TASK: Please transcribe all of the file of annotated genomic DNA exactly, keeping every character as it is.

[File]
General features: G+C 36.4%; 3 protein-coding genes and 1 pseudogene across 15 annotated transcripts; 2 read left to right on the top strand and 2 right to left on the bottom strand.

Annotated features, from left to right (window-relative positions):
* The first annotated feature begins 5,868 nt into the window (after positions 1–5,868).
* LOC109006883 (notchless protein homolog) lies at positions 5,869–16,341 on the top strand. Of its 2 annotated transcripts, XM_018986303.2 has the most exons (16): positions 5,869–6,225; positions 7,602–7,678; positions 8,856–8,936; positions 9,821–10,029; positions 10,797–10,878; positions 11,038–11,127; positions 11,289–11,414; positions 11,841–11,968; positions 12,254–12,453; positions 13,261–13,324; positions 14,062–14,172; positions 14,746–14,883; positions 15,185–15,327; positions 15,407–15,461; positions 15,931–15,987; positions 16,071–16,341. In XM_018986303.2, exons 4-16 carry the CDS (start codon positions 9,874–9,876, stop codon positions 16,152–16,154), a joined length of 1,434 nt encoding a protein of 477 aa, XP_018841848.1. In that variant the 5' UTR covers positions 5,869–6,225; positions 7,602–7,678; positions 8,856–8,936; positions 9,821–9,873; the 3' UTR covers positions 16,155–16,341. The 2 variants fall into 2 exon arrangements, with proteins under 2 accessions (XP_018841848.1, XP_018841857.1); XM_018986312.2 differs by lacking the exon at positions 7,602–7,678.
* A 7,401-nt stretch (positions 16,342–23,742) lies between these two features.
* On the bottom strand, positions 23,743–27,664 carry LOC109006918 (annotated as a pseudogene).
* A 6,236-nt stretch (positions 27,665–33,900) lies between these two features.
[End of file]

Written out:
General features: G+C 36.4%; 3 protein-coding genes and 1 pseudogene across 15 annotated transcripts; 2 read left to right on the top strand and 2 right to left on the bottom strand.

Annotated features, from left to right (window-relative positions):
* The first annotated feature begins 5,868 nt into the window (after positions 1–5,868).
* LOC109006883 (notchless protein homolog) lies at positions 5,869–16,341 on the top strand. Of its 2 annotated transcripts, XM_018986303.2 has the most exons (16): positions 5,869–6,225; positions 7,602–7,678; positions 8,856–8,936; positions 9,821–10,029; positions 10,797–10,878; positions 11,038–11,127; positions 11,289–11,414; positions 11,841–11,968; positions 12,254–12,453; positions 13,261–13,324; positions 14,062–14,172; positions 14,746–14,883; positions 15,185–15,327; positions 15,407–15,461; positions 15,931–15,987; positions 16,071–16,341. In XM_018986303.2, exons 4-16 carry the CDS (start codon positions 9,874–9,876, stop codon positions 16,152–16,154), a joined length of 1,434 nt encoding a protein of 477 aa, XP_018841848.1. In that variant the 5' UTR covers positions 5,869–6,225; positions 7,602–7,678; positions 8,856–8,936; positions 9,821–9,873; the 3' UTR covers positions 16,155–16,341. The 2 variants fall into 2 exon arrangements, with proteins under 2 accessions (XP_018841848.1, XP_018841857.1); XM_018986312.2 differs by lacking the exon at positions 7,602–7,678.
* A 7,401-nt stretch (positions 16,342–23,742) lies between these two features.
* On the bottom strand, positions 23,743–27,664 carry LOC109006918 (annotated as a pseudogene).
* A 6,236-nt stretch (positions 27,665–33,900) lies between these two features.